My creativity starts with an idea. An idea can come to my mind at breakfast, when I take a walk or during a break at work. My mind has to have a free run and not be tied down due to responsibility. Day dreaming happens when your mind is free to think, usually about something you enjoy. Another means of creating a concept or new method is when a person is challenged,when somebody tells you that you cannot do it. Then you want to show them that you can. Once my boss told me I knew nothing about transmission, a specialized subject in telecommunications. I turned around and wrote a book about it. That book is still available today, in its fourth edition.

Just to have an idea is not sufficient. The idea must be developed and turned into a concept, which will be like a written story. The story must be carefully prepared so everyone can understand it. This is what a patent is; it is a story. If the concept in story form is well prepared, I can convince others that my idea is valuable. Some of these people may be willing to provide money or facilities to develop the concept into a piece of equipment. The equipment can demonstrate the value of the idea. It could save time; it could speed service; it could allow new services or it could give people pleasure such as a toy or game. Now there are more supporters, and it will go into production with possibilities of worldwide distribution. There will be great demand.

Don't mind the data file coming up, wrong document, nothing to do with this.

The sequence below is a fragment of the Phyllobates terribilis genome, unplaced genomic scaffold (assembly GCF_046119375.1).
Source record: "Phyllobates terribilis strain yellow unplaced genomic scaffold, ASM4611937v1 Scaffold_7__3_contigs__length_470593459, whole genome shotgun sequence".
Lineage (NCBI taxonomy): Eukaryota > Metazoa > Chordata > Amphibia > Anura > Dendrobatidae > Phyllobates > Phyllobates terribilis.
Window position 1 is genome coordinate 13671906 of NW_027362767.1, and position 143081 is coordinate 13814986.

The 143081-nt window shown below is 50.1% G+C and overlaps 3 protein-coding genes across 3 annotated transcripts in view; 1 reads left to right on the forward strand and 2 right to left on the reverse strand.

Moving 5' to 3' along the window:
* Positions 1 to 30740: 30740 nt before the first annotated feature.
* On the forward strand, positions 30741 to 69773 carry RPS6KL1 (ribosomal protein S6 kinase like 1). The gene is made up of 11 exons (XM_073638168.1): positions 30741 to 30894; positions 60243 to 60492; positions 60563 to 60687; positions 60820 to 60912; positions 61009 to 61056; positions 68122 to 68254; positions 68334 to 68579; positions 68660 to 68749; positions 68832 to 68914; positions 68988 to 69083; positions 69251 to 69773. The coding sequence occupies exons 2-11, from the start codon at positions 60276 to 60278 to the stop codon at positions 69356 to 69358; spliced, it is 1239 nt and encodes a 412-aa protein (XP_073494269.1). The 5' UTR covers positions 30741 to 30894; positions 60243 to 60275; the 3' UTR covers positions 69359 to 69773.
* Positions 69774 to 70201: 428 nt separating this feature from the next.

As we have seen, creativity starts with a spark, that idea. The idea must be developed and explained so everybody can understand it. The development process continues through some form of production that allows this equipment or method to reach out to the world, even to outer space. Once that is completed and successful, I start on a new idea.

I truly enjoy my work in the field of telecommunications, which I find very exciting. It is exciting because the technology is marching forward at an ever-accelerating pace. New and improved telecommunication services and systems are appearing every day. Let me explain by an example. When my Mother was young, she lived in the country. They had the only telephone for miles around. When she wanted to talk to somebody, she turned a crank on a box that brought the operator to the line. She told the operator to whom she wished to speak to and where they were located. The operator placed the call for her.